How to practice?
Short notes by Roberto Prosseda
1. What does “practicing” mean?
For most musicians, practicing is the activity that takes up the most time in their lives (after sleeping). It is precisely during the practice that we determine our own future: a successful concert or exam are, in fact, nothing but the natural consequence of a well-conducted praticing. Conversely, a disappointing test, or an bad public performance, is almost always caused by a lacking of preparation, or by a not well done practicing.
Of course, practicing is a very private and personal activity, and every musician has to manage the methods according to his habits and propensities. However, it is essential to have an awareness of what we do during the practicing, i.e. to know clearly what our goals are, to check the progresses made and to focus on what we still need to improve. For this reason, it is essential to maintain a constant concentration on what we do during the practice, and on the results that derive from it.
The Latin word “stadium” has three meanings that are particularly pertinent also to the study (practice) of a musical instrument.
1. Care, diligent and prompt attention. Obviously, even in the study of the instrument, an approach based on “care” is fundamental, that is, on taking care of every detail, both of the score and of our way of playing. From this derives, therefore, an awareness of our listening, understood in a double sense:
- listening to our body, that is awareness of the muscles, of the parts of the arm and of the hand and of the arrangements we use to perform a certain passage;
- listening to the sound result of our performance, for a continuous comparison between our musical intentions.
2. Aspiration, desire. This is also an indispensable element: only a practice driven by the passion and our desire to get closer to music can justify the hundreds, thousands of hours we dedicate each year to the study of an instrument. Yet we often hear students studying without enthusiasm, just for duty, sometimes even unwillingly. This is to be avoided: if the practicing is not “enthusiastic” and motivated, it risks damaging us and moving away from the music.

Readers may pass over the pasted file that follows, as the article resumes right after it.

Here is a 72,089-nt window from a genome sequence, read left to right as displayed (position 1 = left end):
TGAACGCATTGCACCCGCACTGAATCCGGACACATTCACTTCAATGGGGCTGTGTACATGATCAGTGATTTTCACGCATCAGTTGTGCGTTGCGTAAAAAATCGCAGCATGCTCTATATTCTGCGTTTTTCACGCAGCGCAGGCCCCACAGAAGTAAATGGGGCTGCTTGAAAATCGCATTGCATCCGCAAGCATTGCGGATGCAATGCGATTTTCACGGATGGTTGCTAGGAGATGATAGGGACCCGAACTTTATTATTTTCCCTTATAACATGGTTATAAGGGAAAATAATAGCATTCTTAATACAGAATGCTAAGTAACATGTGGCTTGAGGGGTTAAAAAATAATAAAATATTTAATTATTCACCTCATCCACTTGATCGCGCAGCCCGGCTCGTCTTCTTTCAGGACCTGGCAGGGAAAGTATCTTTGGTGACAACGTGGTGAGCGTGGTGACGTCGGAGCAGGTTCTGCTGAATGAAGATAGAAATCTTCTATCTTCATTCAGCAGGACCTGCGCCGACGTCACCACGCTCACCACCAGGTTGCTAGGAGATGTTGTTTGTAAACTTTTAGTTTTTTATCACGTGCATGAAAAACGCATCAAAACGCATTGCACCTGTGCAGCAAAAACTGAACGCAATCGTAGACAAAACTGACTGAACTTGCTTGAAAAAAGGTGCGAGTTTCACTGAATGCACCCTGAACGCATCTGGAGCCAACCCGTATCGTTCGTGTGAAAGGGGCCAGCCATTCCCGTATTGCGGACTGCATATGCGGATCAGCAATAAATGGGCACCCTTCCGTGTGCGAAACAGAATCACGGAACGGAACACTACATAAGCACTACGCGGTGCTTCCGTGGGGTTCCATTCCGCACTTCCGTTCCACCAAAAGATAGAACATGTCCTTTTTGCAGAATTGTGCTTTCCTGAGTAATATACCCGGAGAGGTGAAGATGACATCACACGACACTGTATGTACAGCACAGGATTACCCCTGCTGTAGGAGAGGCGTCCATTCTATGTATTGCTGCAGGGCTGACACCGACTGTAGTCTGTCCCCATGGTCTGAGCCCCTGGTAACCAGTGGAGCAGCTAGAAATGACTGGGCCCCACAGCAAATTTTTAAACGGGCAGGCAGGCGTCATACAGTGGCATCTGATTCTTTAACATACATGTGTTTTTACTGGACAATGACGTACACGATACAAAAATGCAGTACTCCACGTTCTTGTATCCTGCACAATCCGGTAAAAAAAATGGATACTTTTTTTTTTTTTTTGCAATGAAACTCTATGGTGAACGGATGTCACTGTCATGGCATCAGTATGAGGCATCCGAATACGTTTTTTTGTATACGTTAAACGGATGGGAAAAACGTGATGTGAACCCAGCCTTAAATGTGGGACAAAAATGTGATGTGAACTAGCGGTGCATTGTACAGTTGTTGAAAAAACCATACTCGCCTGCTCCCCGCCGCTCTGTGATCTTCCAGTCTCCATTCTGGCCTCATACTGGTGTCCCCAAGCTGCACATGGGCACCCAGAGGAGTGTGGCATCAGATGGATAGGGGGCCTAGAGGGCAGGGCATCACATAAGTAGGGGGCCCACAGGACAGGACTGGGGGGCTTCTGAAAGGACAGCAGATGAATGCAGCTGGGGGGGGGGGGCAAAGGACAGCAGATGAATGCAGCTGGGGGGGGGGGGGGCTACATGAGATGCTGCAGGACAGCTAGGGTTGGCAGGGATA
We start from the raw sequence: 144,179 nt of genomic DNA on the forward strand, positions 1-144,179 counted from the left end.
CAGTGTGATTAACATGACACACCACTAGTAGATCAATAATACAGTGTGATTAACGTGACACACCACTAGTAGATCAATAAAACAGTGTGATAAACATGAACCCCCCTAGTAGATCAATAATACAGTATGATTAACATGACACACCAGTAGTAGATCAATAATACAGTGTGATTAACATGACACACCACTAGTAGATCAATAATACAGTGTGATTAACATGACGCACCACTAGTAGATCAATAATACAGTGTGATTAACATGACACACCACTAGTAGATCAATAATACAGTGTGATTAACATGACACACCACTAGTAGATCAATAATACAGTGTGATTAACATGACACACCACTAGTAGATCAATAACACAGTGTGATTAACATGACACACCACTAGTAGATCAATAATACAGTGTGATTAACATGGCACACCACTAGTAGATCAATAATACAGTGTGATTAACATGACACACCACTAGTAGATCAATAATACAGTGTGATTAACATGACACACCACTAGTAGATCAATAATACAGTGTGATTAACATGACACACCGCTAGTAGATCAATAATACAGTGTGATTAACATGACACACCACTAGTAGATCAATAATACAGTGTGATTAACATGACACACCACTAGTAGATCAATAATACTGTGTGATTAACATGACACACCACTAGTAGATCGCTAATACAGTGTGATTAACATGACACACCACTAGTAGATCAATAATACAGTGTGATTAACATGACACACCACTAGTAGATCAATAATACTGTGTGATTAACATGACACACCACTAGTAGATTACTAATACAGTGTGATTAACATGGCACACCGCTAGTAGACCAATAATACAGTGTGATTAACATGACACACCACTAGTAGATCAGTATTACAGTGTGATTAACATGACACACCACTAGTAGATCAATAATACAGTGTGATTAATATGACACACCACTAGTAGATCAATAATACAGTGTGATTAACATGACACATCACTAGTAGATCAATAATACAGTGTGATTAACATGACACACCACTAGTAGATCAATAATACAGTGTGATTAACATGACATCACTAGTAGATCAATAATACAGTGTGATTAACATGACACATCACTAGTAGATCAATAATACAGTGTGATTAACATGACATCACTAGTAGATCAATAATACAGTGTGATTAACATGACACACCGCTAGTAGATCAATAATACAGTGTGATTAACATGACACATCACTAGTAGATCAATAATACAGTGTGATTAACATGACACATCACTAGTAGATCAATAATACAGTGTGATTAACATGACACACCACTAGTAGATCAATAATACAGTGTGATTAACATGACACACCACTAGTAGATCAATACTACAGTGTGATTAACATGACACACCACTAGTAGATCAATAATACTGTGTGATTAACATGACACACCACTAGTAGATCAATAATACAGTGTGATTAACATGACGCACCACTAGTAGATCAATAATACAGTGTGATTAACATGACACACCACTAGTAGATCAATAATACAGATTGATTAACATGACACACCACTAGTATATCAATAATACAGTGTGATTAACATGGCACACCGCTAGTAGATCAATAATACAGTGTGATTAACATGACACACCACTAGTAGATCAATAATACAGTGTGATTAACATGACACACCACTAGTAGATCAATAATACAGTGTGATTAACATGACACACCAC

3. Natural inclination towards a particular activity. This is also an important factor: I am sure that all those who spend a lot of time on the practice of a musical instrument feel an inner movement that drives them to play. It is good, therefore, to be aware of this, to feel our "natural inclination" and to support it: in this way, the practice will acquire a higher value and will be more pleasant, intense and effective.
In Italian, the word "studio" has multiple meanings. The Treccani dictionary reports, among the many, two meanings that seem to me particularly important as regards our study:
1. Application aimed at learning what has been experienced by others in a branch of knowledge, in an art, in a practical activity, in order to make these experiences their own, and eventually overcome them, proposing new solutions in the theoretical field or practical. Therefore, experimentation must be an integral part of the study. Once you have acquired the skills to make the execution of a score your own, it is important to go beyond what has already been achieved by others, with alternate tests and comparisons, even making mistakes and testing our technical limits.
2. In the figurative arts, drawing executed as research of techniques and compositional forms, or as preparation (especially of details) of definitive works. Even this sense of study is perfectly applicable to instrumental practice: before defining an interpretation, it is very useful to work with "sketches", experimenting with different versions of the same pieces, to be able to give an account of our possibilities and then choose the version that most corresponds to our feeling. Only by comparing various options is it possible to obtain a result that goes beyond what we already know how to do. The practice, therefore, can also have to be a stimulating, compelling experience that leads us to continuous new discoveries and conquests.